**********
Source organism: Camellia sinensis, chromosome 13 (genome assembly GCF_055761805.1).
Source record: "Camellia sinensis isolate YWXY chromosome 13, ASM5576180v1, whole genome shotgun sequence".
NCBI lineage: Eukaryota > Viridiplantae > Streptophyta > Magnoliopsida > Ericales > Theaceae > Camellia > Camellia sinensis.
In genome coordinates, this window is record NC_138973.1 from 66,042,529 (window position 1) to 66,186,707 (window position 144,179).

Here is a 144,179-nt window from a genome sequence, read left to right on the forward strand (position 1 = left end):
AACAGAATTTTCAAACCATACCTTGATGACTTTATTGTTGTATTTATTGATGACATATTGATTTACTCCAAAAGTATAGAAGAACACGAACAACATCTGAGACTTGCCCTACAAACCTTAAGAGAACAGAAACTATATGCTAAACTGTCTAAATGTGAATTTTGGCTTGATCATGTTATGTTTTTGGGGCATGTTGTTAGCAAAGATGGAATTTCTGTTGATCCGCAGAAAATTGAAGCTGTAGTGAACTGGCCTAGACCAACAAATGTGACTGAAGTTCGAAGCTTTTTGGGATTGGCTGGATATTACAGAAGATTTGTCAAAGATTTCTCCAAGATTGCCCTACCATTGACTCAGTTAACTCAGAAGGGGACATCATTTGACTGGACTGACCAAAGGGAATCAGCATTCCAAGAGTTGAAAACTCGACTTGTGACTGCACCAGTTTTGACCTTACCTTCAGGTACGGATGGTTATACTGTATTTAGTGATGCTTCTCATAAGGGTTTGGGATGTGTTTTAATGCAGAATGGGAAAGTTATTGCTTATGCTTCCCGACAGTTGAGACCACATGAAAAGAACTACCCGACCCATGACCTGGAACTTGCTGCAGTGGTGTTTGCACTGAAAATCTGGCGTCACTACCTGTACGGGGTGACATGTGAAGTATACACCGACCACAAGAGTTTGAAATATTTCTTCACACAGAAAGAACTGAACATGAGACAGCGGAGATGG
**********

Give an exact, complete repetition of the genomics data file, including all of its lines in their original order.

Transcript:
Source organism: Camellia sinensis, chromosome 13 (genome assembly GCF_055761805.1).
Source record: "Camellia sinensis isolate YWXY chromosome 13, ASM5576180v1, whole genome shotgun sequence".
NCBI lineage: Eukaryota > Viridiplantae > Streptophyta > Magnoliopsida > Ericales > Theaceae > Camellia > Camellia sinensis.
In genome coordinates, this window is record NC_138973.1 from 66,042,529 (window position 1) to 66,186,707 (window position 144,179).

Here is a 144,179-nt window from a genome sequence, read left to right on the forward strand (position 1 = left end):
AACAGAATTTTCAAACCATACCTTGATGACTTTATTGTTGTATTTATTGATGACATATTGATTTACTCCAAAAGTATAGAAGAACACGAACAACATCTGAGACTTGCCCTACAAACCTTAAGAGAACAGAAACTATATGCTAAACTGTCTAAATGTGAATTTTGGCTTGATCATGTTATGTTTTTGGGGCATGTTGTTAGCAAAGATGGAATTTCTGTTGATCCGCAGAAAATTGAAGCTGTAGTGAACTGGCCTAGACCAACAAATGTGACTGAAGTTCGAAGCTTTTTGGGATTGGCTGGATATTACAGAAGATTTGTCAAAGATTTCTCCAAGATTGCCCTACCATTGACTCAGTTAACTCAGAAGGGGACATCATTTGACTGGACTGACCAAAGGGAATCAGCATTCCAAGAGTTGAAAACTCGACTTGTGACTGCACCAGTTTTGACCTTACCTTCAGGTACGGATGGTTATACTGTATTTAGTGATGCTTCTCATAAGGGTTTGGGATGTGTTTTAATGCAGAATGGGAAAGTTATTGCTTATGCTTCCCGACAGTTGAGACCACATGAAAAGAACTACCCGACCCATGACCTGGAACTTGCTGCAGTGGTGTTTGCACTGAAAATCTGGCGTCACTACCTGTACGGGGTGACATGTGAAGTATACACCGACCACAAGAGTTTGAAATATTTCTTCACACAGAAAGAACTGAACATGAGACAGCGGAGATGG